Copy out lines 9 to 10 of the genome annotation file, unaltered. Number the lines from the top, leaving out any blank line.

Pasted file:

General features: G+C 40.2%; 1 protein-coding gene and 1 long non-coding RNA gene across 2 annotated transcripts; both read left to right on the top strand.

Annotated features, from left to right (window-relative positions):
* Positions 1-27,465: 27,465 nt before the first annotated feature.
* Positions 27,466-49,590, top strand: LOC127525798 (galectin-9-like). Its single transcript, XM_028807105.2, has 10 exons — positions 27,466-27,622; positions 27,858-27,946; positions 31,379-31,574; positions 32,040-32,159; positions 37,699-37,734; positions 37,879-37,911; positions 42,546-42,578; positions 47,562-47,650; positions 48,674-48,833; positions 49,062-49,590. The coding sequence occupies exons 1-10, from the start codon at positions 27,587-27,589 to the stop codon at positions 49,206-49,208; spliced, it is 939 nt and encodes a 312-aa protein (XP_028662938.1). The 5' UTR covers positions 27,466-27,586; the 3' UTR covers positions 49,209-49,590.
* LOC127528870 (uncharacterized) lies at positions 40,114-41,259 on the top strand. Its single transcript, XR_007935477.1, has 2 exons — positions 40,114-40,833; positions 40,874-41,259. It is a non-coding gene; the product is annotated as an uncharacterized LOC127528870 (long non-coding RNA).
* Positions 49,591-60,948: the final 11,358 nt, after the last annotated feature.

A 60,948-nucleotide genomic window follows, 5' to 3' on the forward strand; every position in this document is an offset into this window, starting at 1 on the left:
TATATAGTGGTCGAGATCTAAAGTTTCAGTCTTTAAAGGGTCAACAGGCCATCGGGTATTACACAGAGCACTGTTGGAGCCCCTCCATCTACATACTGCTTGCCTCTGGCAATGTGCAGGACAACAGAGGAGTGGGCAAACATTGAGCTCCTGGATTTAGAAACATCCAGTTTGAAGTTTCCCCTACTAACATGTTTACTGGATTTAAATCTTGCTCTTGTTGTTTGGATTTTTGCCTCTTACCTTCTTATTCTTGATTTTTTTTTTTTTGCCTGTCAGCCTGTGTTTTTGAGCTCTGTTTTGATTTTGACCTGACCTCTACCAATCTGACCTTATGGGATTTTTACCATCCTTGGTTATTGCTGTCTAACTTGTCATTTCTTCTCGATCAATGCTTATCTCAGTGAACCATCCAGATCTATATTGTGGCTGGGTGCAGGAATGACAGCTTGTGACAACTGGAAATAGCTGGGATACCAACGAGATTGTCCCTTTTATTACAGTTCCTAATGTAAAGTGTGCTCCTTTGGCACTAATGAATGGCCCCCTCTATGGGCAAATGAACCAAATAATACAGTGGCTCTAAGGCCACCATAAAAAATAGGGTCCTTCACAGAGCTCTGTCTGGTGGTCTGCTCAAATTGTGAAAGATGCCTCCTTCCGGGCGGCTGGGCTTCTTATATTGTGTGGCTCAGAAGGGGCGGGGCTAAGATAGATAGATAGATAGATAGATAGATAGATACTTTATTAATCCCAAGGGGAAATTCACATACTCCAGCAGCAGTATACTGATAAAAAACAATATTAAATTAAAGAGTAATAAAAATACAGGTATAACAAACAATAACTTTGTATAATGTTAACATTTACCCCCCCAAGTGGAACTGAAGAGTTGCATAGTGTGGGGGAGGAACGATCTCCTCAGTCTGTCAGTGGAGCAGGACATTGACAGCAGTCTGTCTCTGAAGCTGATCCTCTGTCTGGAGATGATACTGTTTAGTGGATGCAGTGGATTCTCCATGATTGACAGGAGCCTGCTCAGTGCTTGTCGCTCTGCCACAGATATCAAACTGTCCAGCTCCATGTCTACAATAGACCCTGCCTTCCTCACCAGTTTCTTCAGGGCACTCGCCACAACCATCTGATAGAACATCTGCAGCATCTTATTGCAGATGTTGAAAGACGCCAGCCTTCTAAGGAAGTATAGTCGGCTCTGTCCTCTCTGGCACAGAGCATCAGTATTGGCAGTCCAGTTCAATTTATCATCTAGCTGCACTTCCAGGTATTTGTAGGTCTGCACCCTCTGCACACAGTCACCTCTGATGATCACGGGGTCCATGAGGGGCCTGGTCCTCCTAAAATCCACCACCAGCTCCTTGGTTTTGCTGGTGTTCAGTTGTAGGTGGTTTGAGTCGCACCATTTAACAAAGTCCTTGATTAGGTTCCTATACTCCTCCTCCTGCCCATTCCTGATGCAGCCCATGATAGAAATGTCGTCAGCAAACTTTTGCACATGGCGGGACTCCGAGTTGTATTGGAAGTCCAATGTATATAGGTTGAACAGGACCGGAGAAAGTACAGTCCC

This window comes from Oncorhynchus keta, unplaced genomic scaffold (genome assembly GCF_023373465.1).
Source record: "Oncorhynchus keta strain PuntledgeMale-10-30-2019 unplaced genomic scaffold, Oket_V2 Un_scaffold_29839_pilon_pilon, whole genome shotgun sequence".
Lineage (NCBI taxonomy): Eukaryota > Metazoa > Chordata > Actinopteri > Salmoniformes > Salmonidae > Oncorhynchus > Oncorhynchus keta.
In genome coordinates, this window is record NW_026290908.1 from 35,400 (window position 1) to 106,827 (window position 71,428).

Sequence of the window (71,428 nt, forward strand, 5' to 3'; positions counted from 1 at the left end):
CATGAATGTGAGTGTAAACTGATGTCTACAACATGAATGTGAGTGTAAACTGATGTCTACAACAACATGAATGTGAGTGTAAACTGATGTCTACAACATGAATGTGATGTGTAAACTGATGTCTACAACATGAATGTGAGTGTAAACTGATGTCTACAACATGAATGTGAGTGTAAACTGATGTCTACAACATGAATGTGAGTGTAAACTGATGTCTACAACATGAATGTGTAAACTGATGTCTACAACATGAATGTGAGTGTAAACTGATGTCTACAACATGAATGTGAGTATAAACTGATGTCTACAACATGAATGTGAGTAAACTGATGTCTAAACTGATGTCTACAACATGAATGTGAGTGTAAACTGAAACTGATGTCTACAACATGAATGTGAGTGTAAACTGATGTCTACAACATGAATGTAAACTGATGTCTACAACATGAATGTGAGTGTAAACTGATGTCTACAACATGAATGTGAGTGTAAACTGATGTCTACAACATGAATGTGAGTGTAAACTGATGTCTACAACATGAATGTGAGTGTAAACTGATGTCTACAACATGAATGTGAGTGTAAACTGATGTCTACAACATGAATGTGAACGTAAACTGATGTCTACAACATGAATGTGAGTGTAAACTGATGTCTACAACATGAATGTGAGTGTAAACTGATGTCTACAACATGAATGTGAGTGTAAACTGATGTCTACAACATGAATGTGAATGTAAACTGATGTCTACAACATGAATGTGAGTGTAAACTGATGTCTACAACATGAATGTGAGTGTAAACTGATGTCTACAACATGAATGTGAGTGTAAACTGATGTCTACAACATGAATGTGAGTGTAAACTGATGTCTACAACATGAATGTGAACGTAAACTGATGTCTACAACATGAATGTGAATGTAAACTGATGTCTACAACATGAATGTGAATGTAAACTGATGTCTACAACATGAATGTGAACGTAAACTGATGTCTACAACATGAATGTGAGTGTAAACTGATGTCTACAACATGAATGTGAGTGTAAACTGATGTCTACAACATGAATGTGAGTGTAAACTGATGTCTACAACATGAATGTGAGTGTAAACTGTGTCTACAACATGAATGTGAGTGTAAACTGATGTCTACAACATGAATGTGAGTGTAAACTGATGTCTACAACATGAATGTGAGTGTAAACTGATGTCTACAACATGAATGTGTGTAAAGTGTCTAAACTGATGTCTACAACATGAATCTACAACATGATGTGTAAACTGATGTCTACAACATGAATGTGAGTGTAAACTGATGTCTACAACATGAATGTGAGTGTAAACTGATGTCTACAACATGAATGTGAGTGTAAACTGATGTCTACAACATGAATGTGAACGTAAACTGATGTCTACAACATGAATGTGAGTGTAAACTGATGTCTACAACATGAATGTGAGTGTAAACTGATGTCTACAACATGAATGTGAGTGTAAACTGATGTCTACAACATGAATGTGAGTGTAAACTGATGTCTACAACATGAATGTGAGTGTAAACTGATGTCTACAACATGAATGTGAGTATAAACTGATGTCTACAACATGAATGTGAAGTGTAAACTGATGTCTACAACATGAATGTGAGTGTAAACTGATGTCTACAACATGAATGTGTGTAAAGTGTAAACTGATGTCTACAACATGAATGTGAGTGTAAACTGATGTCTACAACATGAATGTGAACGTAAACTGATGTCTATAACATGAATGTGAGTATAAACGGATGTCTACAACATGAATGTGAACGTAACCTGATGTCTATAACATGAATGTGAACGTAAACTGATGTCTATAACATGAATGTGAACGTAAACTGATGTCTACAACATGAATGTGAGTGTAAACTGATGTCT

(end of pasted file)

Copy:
This window comes from Oncorhynchus keta, unplaced genomic scaffold (genome assembly GCF_023373465.1).
Source record: "Oncorhynchus keta strain PuntledgeMale-10-30-2019 unplaced genomic scaffold, Oket_V2 Un_scaffold_29839_pilon_pilon, whole genome shotgun sequence".